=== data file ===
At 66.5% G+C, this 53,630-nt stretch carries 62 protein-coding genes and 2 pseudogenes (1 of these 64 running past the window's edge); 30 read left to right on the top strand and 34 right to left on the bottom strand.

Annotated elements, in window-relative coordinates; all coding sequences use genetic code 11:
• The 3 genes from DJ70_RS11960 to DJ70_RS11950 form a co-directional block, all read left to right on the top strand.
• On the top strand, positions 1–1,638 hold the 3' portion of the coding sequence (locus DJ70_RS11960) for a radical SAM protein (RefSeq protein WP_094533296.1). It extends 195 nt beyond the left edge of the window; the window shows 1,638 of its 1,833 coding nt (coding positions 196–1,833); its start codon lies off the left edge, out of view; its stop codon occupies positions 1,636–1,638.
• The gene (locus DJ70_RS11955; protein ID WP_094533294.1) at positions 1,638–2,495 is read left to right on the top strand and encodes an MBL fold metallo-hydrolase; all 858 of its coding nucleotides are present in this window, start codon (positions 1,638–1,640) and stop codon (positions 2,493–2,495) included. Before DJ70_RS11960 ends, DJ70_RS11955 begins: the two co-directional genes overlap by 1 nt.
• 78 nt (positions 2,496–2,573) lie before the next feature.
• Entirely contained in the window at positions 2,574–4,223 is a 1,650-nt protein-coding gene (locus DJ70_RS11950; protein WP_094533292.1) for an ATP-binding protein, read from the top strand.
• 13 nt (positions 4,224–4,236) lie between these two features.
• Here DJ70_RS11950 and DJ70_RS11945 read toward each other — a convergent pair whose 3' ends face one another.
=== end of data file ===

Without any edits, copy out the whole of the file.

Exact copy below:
At 66.5% G+C, this 53,630-nt stretch carries 62 protein-coding genes and 2 pseudogenes (1 of these 64 running past the window's edge); 30 read left to right on the top strand and 34 right to left on the bottom strand.

Annotated elements, in window-relative coordinates; all coding sequences use genetic code 11:
• The 3 genes from DJ70_RS11960 to DJ70_RS11950 form a co-directional block, all read left to right on the top strand.
• On the top strand, positions 1–1,638 hold the 3' portion of the coding sequence (locus DJ70_RS11960) for a radical SAM protein (RefSeq protein WP_094533296.1). It extends 195 nt beyond the left edge of the window; the window shows 1,638 of its 1,833 coding nt (coding positions 196–1,833); its start codon lies off the left edge, out of view; its stop codon occupies positions 1,636–1,638.
• The gene (locus DJ70_RS11955; protein ID WP_094533294.1) at positions 1,638–2,495 is read left to right on the top strand and encodes an MBL fold metallo-hydrolase; all 858 of its coding nucleotides are present in this window, start codon (positions 1,638–1,640) and stop codon (positions 2,493–2,495) included. Before DJ70_RS11960 ends, DJ70_RS11955 begins: the two co-directional genes overlap by 1 nt.
• 78 nt (positions 2,496–2,573) lie before the next feature.
• Entirely contained in the window at positions 2,574–4,223 is a 1,650-nt protein-coding gene (locus DJ70_RS11950; protein WP_094533292.1) for an ATP-binding protein, read from the top strand.
• 13 nt (positions 4,224–4,236) lie between these two features.
• Here DJ70_RS11950 and DJ70_RS11945 read toward each other — a convergent pair whose 3' ends face one another.